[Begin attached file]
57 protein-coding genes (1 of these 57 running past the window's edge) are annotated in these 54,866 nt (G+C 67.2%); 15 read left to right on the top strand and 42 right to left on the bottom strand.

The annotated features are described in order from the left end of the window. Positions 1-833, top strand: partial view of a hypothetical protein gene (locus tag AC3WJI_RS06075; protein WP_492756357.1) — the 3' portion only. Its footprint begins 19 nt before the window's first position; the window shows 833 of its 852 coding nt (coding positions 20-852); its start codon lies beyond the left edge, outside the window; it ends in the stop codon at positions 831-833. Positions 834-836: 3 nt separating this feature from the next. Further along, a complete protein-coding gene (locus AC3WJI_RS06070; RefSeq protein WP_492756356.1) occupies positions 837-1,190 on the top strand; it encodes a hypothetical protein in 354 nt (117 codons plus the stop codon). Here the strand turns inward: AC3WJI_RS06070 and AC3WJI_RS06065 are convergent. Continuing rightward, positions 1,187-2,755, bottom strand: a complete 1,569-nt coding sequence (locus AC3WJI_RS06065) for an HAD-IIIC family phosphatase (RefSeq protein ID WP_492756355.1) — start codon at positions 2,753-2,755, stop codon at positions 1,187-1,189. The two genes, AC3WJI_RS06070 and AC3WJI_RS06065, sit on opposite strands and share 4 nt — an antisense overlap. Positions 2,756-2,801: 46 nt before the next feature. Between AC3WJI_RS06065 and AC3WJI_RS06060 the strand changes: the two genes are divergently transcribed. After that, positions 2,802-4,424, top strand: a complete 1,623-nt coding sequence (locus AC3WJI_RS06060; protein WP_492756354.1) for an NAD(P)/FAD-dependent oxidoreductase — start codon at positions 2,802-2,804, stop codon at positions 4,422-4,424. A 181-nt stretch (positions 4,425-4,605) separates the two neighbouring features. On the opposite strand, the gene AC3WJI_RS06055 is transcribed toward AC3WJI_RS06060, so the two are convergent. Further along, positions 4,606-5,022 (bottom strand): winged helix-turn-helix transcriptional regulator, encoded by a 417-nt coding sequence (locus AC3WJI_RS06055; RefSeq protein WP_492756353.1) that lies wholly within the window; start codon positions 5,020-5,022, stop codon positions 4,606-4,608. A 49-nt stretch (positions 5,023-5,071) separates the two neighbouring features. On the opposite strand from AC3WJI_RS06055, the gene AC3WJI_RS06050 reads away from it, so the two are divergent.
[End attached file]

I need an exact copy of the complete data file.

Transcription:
57 protein-coding genes (1 of these 57 running past the window's edge) are annotated in these 54,866 nt (G+C 67.2%); 15 read left to right on the top strand and 42 right to left on the bottom strand.

The annotated features are described in order from the left end of the window. Positions 1-833, top strand: partial view of a hypothetical protein gene (locus tag AC3WJI_RS06075; protein WP_492756357.1) — the 3' portion only. Its footprint begins 19 nt before the window's first position; the window shows 833 of its 852 coding nt (coding positions 20-852); its start codon lies beyond the left edge, outside the window; it ends in the stop codon at positions 831-833. Positions 834-836: 3 nt separating this feature from the next. Further along, a complete protein-coding gene (locus AC3WJI_RS06070; RefSeq protein WP_492756356.1) occupies positions 837-1,190 on the top strand; it encodes a hypothetical protein in 354 nt (117 codons plus the stop codon). Here the strand turns inward: AC3WJI_RS06070 and AC3WJI_RS06065 are convergent. Continuing rightward, positions 1,187-2,755, bottom strand: a complete 1,569-nt coding sequence (locus AC3WJI_RS06065) for an HAD-IIIC family phosphatase (RefSeq protein ID WP_492756355.1) — start codon at positions 2,753-2,755, stop codon at positions 1,187-1,189. The two genes, AC3WJI_RS06070 and AC3WJI_RS06065, sit on opposite strands and share 4 nt — an antisense overlap. Positions 2,756-2,801: 46 nt before the next feature. Between AC3WJI_RS06065 and AC3WJI_RS06060 the strand changes: the two genes are divergently transcribed. After that, positions 2,802-4,424, top strand: a complete 1,623-nt coding sequence (locus AC3WJI_RS06060; protein WP_492756354.1) for an NAD(P)/FAD-dependent oxidoreductase — start codon at positions 2,802-2,804, stop codon at positions 4,422-4,424. A 181-nt stretch (positions 4,425-4,605) separates the two neighbouring features. On the opposite strand, the gene AC3WJI_RS06055 is transcribed toward AC3WJI_RS06060, so the two are convergent. Further along, positions 4,606-5,022 (bottom strand): winged helix-turn-helix transcriptional regulator, encoded by a 417-nt coding sequence (locus AC3WJI_RS06055; RefSeq protein WP_492756353.1) that lies wholly within the window; start codon positions 5,020-5,022, stop codon positions 4,606-4,608. A 49-nt stretch (positions 5,023-5,071) separates the two neighbouring features. On the opposite strand from AC3WJI_RS06055, the gene AC3WJI_RS06050 reads away from it, so the two are divergent.